Count Yorga, Vampire by Bob Kelljan, 1970
I don't know, I kind of liked this one, a little. It's a bit campy, and Count Yorga actually wears actually wears a black cape with red lining, which is a dead giveaway that he's a vampire. That and he's a Bulgarian count that hangs out in L.A. or something. He took one of the characters' mom as a bride and then goes after her for his next one. There are a few other brides too. Then her friends have to go to Count Yorga's mansion and try to rescue her. It was watchable, and held my attention, but probably would have been more fun to watch with friends, because it was pretty silly.
The Vampire Lovers by Roy Ward Baker, 1970
This is one made by those British horror mavens, Hammer Films. It was directed by Roy Ward Baker, who made the classic A Night to Remember, considered by many to be the best Titanic movie. Later in his career, he seemed to get stuck in the horror ghetto with other talents such as Freddie Francis, directing movies for Hammer and Amicus, such as this and Vault of Horror. Nowadays, good horror directors are respected for their skill, but back then, unfortunately, it was considered kind of a slum.
Before watching The Vampire Lovers, the only other Hammer film I'd seen was the original The Wicker Man, which is also my favorite horror movie. The Vampire Lovers is quite different, less interested in that sense of dread that The Wicker Man builds so elegantly, and more interested in being fun, bloody, and sexy. Heck, it's downright dirty at times. It stars Ingrid Pitt as the vampire in question, who alternately goes by Carmilla, Mircalla, and Marcilla. It costars her boobs, which alternately go by Milcarla, Lircalma, Malcirla, Millarca, Rillcama, and Camlirla. It also features the great Peter Cushing, but not his boobs, so who cares?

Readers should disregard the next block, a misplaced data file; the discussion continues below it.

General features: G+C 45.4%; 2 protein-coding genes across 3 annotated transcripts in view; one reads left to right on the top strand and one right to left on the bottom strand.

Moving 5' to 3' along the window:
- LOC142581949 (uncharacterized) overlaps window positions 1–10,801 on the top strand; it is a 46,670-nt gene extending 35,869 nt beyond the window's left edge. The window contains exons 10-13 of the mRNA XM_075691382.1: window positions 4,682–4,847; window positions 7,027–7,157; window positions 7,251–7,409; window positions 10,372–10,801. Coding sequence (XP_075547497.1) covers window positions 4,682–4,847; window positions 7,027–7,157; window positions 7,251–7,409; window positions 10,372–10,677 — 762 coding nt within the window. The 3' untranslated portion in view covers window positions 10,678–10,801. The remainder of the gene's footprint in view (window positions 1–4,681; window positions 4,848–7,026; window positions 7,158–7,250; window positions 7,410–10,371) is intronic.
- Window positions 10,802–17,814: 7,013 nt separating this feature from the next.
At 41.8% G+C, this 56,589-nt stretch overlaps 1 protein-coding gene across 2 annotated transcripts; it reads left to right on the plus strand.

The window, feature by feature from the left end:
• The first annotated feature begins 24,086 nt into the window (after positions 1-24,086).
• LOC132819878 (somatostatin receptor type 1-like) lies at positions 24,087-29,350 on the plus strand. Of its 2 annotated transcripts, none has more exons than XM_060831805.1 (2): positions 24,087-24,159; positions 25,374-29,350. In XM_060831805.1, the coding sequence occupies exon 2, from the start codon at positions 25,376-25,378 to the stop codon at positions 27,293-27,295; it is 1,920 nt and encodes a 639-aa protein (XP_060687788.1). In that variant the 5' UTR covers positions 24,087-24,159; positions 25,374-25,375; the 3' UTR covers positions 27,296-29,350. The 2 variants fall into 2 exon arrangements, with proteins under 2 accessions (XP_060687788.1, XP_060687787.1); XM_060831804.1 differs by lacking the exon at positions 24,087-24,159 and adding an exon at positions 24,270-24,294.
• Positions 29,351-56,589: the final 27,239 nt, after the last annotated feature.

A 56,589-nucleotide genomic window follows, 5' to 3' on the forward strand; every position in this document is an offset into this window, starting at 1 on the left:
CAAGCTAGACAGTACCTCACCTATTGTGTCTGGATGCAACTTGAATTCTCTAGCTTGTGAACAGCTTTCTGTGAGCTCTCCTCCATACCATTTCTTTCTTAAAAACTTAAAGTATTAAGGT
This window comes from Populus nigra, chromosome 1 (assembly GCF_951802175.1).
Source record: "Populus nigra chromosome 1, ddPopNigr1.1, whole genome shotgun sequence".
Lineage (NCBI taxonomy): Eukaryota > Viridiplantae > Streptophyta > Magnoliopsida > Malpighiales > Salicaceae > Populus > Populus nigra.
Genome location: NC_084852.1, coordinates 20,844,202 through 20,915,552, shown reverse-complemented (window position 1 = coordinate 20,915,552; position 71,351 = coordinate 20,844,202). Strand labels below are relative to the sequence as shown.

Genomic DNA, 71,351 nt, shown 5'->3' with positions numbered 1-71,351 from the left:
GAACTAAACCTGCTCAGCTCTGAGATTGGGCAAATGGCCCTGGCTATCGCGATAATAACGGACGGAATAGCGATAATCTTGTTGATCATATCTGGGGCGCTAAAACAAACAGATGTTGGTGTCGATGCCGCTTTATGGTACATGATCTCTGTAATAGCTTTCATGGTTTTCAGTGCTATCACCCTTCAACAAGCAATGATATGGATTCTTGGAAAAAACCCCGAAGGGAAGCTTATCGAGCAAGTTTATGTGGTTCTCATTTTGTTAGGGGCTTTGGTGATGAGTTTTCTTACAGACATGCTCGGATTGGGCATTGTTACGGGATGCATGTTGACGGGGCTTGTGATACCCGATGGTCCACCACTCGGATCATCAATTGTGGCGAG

I thought The Vampire Lovers was a really entertaining exploitation flick, definitely the best of the three that I'm reviewing today. It's an adaptation of the classic piece of vampire literature, Carmilla, which predates even Dracula, and was also adapted ten years prior by Barbarella director Roger Vadim and released as Blood and Roses. They're both good movies in their own way, but of the two, I prefer Vadim's. It's looser, stranger, more artfully shot and directed, and less exploitative. Still, I liked The Vampire Lovers, too.
The Rape of the Vampire, aka Le Viol du Vampire by Jean Rollin, 1968
Don't worry, it's not as porn-y as the title makes it sound. It's more artsy than anything. The story is told in two parts, because it started out as a short and was expanded to a feature. Part one is about four women who believe themselves to be vampire sisters. A trio of young people, one a psychoanalyst, visit, determined to prove to the sisters that they are human after all, and that vampires don't exist. The second half features the return of the Vampire Queen, who controls a weird medical clinic where a doctor under her employ secretly searches for a cure for vampirism.
It's a weird and interesting movie, but not great. What fascinated me about The Rape of the Vampire is that the director, Jean Rollin, spent pretty much his entire career just making vampire movies in France. And as far as I can tell, he did it because he wanted to, not because it was the only work he could find. I thought that was really cool and interesting for that period in time, since in England and America, that kind of thing was rare until the late 70's or early 80's, after The Exorcist and Jaws de-ghettoized horror a bit and all of Roger Corman's young proteges started seeping into the industry and such. I plan on watching some more of Jean Rollin's artsy vampire movies in the near future. I'll let you know what I think.
So there you have it, three vampire movies. Stay tuned for more in the next couple weeks!